Imagining a New Future for a Historic Site
A baseline option was first created showing how the building could meet the current minimum design criteria stipulated by the Government of Canada. The three additional options were prepared by combining different Greenhouse Gas (GHG) reduction measures and comparing those to the baseline option. A preferred option was chosen among the four scenarios and analysed for reduced water use, health and wellness, LEED certification and embodied carbon impacts.
Our interdisciplinary team, including sustainability and energy efficiency experts, and mechanical, electrical, building envelope and structural engineers, as well as outside services from a cost consultant and architect, needed to create a viable low carbon option for repurposing this building.
These options would be differentiated by their overall aim, with one option focusing more on cost-optimisation and another focusing on the greatest carbon reduction possible to achieve a carbon neutral rating. Though each option would have different specific focuses, each would need to meet the Canadian Government’s high minimal environmental standards.
Our team carefully considered high performance design strategies for the various components of the site. The preferred scenario is predicted to achieve a 97% reduction in GHG emissions with only a 0.3% increase in building’s life cycle cost (considering a 25-year period). Some of the measures included in the preferred option comprise:
- Radiant HVAC system with displacement ventilation and heat recovery;
- Strategic use of electrochromic glass;
- Comfort mobile app enabling relaxed indoor air temperature setpoints; and
- Free cooling via an atrium ‘lung’ duct that blends architecture and engineering.
The preferred option included additional analysis for reduced water use, embodied carbon, and health and wellness. WSP evaluated the ability of the project to achieve the WELL Building Standard, which assesses work space against wideranging criteria of elements that affect worker wellbeing. For example, WELL requires circadian lighting for worker comfort, access to healthy food, indoor greenery and ‘active’ work stations. Our experts evaluated water conservation measures that could be applied to the preferred option. WSP developed scenarios that are predicted to achieve a 76% reduction in potable water use at the site.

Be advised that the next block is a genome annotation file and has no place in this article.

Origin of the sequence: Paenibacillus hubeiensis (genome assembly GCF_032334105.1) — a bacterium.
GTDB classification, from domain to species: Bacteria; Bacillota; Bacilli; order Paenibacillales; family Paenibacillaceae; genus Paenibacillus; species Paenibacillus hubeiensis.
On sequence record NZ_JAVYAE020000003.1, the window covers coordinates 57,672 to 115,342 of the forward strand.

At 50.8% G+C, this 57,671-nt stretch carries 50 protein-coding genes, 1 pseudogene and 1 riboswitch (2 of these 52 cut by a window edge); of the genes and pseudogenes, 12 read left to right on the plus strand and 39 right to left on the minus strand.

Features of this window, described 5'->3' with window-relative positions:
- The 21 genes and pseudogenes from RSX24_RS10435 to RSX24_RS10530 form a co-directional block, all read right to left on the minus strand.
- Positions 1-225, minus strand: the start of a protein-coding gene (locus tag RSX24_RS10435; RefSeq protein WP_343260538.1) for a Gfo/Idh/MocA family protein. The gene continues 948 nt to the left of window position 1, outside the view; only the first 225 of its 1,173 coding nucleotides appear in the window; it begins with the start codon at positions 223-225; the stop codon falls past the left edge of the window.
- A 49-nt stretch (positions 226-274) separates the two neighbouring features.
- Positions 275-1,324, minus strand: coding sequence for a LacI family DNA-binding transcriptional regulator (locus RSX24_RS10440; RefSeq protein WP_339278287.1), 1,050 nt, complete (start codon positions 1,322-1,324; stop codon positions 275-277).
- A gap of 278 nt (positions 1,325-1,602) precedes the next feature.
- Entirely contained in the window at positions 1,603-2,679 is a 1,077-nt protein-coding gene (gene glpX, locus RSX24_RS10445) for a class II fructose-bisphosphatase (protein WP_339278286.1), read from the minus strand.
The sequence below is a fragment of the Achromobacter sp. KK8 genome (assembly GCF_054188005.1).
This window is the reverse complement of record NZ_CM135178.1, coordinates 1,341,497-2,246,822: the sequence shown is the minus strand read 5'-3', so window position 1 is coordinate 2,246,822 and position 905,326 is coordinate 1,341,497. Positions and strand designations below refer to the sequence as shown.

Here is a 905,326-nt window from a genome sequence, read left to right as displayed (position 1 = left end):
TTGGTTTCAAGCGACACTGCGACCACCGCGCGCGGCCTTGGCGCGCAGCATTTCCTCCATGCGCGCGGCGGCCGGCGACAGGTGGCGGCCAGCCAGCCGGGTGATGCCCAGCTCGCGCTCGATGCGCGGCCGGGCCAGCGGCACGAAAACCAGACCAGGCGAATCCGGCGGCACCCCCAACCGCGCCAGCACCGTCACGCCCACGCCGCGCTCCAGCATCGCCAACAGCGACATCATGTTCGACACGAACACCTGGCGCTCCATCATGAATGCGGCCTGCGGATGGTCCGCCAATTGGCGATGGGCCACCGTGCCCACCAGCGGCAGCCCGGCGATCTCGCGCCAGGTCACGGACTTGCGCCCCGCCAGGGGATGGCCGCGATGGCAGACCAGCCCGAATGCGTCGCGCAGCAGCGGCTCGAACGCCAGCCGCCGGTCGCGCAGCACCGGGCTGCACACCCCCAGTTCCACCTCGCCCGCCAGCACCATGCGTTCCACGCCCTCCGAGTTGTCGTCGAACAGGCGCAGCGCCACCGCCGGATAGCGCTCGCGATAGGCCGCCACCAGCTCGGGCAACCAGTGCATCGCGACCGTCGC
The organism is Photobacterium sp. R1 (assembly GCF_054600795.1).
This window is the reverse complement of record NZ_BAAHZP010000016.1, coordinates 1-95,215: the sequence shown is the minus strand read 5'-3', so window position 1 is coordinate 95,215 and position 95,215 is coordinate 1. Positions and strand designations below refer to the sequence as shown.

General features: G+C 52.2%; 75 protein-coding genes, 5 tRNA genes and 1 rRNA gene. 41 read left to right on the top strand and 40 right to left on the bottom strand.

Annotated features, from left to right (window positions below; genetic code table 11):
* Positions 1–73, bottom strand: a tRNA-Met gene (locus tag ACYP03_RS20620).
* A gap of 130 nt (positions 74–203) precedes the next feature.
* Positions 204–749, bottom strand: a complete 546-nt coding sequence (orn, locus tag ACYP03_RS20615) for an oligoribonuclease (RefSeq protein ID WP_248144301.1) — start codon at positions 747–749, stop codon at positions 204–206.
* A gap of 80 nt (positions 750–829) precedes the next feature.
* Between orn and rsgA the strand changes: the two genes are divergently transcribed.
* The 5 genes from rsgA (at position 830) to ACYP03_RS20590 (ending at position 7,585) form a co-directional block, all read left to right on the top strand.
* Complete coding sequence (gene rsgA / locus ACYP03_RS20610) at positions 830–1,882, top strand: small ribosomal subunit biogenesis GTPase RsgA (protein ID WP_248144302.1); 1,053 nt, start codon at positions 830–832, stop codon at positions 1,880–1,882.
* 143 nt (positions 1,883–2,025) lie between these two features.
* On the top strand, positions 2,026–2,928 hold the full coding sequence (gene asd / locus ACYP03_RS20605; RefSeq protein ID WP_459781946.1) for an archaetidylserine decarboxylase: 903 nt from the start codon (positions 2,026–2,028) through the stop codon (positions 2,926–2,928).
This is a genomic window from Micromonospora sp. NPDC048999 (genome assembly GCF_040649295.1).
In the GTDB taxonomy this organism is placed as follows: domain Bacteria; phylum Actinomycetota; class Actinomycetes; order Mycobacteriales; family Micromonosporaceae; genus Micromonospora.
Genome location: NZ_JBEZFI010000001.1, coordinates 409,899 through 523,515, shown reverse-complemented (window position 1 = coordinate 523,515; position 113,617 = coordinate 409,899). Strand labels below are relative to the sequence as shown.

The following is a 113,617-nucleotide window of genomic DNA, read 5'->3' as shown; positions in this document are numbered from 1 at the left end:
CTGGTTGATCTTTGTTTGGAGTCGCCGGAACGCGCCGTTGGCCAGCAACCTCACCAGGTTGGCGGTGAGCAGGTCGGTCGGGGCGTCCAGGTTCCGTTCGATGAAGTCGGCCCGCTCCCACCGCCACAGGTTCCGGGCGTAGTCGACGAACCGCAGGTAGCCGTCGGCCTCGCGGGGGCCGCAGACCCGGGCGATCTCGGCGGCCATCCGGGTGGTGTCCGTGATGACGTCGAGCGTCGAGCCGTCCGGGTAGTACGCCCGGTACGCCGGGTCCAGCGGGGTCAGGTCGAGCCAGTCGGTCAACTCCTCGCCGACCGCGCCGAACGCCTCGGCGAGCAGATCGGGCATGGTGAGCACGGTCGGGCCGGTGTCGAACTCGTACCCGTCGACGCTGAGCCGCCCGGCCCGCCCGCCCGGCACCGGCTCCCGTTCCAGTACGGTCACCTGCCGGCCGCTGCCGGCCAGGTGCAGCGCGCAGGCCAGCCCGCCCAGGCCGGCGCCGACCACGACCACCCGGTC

We considered impact of utilising a wood structure for the project in comparison to a conventional reinforced concrete structure. This would enable the Canadian Government to position itself as a leader in modern, sustainable wood construction methods and support British Columbia’s forestry industry. Using a comparative whole building lifecycle assessment, the use of wood is predicted to have a 16% embodied carbon improvement over the conventional structure.
Each scenario we devised was based on intelligence gained from our client about how it wanted to create a smart, agile work space, capable of adapting to the needs of workers over the next 25 years or more. We aligned our strategies to meet these goals. We also factored in emerging technologies, such as the use of electrochromic (smart) glass that can control the amount of light and solar radiation that penetrates the glazing.
The result is that the Government of Canada has four, in-depth options that analyse the feasibility and costs of different approaches to securing the future of this property and positioning the site as a landmark, green and future-ready workplace.